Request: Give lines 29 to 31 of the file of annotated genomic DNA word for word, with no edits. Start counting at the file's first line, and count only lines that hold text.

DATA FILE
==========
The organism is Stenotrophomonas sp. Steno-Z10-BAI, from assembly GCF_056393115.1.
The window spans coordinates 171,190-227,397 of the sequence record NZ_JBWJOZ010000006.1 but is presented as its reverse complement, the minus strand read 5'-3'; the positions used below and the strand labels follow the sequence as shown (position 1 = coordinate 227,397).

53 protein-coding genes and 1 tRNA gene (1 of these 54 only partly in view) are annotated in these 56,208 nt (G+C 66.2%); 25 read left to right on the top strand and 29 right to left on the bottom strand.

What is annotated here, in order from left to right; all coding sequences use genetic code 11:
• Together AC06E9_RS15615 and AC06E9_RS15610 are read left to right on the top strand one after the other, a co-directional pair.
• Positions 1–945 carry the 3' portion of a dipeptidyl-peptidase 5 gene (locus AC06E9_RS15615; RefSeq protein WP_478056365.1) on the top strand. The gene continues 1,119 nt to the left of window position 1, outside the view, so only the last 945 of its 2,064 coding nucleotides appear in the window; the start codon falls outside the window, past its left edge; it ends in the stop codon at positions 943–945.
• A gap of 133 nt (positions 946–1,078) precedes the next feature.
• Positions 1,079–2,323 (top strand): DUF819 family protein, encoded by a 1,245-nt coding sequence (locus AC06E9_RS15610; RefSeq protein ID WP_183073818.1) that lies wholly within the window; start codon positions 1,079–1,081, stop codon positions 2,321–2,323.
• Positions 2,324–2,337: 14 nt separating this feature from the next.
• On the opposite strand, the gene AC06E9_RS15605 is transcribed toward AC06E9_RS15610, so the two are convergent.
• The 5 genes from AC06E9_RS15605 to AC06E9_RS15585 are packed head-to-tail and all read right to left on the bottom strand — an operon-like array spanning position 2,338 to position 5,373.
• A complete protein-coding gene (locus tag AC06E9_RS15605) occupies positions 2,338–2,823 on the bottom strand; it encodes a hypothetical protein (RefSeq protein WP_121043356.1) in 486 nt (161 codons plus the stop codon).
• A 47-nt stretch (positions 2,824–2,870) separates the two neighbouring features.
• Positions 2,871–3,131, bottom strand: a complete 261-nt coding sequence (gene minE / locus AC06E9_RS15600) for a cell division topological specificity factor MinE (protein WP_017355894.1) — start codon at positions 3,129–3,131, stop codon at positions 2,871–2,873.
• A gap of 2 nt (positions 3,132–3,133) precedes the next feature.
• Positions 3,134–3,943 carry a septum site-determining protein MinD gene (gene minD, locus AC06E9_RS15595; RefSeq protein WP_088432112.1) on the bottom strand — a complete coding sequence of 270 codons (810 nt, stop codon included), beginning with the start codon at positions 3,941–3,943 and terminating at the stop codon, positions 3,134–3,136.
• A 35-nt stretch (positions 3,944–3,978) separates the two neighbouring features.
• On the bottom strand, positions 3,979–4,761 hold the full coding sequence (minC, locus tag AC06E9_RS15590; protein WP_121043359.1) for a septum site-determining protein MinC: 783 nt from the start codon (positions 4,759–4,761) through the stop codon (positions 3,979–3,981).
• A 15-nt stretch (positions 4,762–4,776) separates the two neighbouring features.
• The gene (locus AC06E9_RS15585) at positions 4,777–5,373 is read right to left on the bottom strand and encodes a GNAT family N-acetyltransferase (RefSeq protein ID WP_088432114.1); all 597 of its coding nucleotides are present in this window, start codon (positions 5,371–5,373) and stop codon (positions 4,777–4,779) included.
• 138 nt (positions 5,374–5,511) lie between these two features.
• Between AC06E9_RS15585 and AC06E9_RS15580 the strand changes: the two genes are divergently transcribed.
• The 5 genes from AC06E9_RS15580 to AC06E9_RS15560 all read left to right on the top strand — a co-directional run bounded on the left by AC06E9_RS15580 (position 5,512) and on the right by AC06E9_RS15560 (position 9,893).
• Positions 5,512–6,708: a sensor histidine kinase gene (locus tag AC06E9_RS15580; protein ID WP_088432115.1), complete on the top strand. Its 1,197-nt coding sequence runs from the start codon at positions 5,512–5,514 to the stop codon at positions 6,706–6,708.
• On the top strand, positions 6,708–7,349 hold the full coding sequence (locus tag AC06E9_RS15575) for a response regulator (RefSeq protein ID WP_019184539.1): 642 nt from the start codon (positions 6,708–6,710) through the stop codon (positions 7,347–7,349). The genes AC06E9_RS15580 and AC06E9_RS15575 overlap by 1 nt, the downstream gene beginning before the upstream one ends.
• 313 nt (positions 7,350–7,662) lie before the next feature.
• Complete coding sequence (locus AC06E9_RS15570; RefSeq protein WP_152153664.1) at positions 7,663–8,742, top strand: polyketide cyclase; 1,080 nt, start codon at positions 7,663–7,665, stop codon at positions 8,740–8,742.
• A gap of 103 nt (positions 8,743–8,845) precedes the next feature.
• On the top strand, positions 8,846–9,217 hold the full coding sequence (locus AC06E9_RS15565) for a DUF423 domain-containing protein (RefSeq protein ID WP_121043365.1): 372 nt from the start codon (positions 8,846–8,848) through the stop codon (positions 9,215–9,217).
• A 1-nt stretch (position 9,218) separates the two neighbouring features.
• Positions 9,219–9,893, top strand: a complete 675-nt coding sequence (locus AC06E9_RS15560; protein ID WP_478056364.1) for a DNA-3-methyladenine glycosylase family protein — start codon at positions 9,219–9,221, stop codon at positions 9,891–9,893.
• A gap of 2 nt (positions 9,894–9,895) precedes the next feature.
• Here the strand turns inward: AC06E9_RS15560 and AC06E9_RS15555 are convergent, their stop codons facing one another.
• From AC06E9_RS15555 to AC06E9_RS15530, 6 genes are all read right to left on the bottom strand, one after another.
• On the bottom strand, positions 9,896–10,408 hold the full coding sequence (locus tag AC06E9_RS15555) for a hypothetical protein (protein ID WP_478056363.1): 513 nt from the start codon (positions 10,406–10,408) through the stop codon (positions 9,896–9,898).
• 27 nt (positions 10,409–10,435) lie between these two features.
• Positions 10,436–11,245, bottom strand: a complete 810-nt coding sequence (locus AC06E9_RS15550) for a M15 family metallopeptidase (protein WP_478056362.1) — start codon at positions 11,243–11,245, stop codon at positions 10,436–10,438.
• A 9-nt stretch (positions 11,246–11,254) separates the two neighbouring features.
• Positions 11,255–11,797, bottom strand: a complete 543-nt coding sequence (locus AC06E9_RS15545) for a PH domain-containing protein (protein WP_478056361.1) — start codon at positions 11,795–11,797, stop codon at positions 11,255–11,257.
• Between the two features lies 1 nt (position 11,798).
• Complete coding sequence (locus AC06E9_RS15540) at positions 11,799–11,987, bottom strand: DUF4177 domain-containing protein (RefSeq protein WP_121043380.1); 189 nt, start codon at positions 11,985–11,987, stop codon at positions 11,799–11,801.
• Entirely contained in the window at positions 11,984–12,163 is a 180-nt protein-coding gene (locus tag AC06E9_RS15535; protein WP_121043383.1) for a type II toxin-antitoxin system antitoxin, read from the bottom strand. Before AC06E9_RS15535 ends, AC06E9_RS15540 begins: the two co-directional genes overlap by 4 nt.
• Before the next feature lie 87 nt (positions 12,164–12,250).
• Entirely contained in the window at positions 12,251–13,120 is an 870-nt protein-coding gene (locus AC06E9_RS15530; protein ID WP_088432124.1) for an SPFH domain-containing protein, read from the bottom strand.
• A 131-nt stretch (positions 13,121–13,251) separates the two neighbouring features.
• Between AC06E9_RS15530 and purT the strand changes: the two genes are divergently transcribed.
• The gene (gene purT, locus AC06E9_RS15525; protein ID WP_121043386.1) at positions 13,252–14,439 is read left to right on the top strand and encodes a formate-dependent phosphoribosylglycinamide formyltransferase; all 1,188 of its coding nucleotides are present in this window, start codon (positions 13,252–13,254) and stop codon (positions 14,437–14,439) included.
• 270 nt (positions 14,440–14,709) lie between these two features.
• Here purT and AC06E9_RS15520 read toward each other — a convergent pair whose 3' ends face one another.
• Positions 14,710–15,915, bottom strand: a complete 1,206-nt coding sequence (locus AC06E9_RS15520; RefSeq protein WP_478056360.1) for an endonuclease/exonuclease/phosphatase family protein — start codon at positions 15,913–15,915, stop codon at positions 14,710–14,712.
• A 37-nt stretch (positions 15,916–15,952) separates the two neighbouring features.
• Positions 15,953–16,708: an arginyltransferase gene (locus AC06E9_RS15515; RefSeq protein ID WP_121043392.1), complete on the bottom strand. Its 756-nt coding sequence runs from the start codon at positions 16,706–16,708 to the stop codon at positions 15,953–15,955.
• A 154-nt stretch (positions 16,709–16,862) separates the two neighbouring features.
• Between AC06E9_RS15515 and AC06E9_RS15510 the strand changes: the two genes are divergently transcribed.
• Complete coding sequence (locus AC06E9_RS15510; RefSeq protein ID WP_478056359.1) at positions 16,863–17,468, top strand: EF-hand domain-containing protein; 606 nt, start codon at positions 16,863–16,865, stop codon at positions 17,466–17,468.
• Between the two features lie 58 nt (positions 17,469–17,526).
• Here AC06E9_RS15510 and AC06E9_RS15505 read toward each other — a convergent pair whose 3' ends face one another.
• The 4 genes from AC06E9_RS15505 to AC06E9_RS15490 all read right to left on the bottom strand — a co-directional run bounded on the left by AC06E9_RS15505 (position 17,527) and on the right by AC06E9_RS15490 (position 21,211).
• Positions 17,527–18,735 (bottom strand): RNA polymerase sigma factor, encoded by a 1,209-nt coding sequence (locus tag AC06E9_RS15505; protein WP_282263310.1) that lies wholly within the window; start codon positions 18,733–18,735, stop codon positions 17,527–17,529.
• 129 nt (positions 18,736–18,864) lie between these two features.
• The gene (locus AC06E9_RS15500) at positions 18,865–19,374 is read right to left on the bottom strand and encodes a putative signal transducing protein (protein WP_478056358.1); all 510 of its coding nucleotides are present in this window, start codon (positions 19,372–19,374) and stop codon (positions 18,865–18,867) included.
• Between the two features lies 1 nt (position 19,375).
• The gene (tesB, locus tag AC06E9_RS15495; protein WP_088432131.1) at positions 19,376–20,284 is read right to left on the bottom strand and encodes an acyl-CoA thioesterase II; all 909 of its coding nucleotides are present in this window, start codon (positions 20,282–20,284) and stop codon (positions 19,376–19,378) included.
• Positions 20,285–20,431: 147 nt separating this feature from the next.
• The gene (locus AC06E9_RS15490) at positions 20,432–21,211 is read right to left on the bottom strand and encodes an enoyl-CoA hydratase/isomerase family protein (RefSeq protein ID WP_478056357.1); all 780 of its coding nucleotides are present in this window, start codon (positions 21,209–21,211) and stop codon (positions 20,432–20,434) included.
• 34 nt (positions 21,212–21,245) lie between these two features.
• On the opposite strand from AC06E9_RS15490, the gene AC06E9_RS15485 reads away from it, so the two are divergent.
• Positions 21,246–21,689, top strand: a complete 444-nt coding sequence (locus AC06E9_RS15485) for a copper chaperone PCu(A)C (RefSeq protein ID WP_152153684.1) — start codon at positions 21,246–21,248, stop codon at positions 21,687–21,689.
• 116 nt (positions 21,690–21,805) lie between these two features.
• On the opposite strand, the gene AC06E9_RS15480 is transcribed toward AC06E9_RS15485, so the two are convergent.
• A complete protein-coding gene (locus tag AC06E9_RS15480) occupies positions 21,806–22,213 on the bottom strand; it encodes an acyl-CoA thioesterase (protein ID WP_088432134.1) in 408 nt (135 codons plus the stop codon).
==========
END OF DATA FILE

• On the top strand, positions 8,846–9,217 hold the full coding sequence (locus AC06E9_RS15565) for a DUF423 domain-containing protein (RefSeq protein ID WP_121043365.1): 372 nt from the start codon (positions 8,846–8,848) through the stop codon (positions 9,215–9,217).
• A 1-nt stretch (position 9,218) separates the two neighbouring features.
• Positions 9,219–9,893, top strand: a complete 675-nt coding sequence (locus AC06E9_RS15560; protein ID WP_478056364.1) for a DNA-3-methyladenine glycosylase family protein — start codon at positions 9,219–9,221, stop codon at positions 9,891–9,893.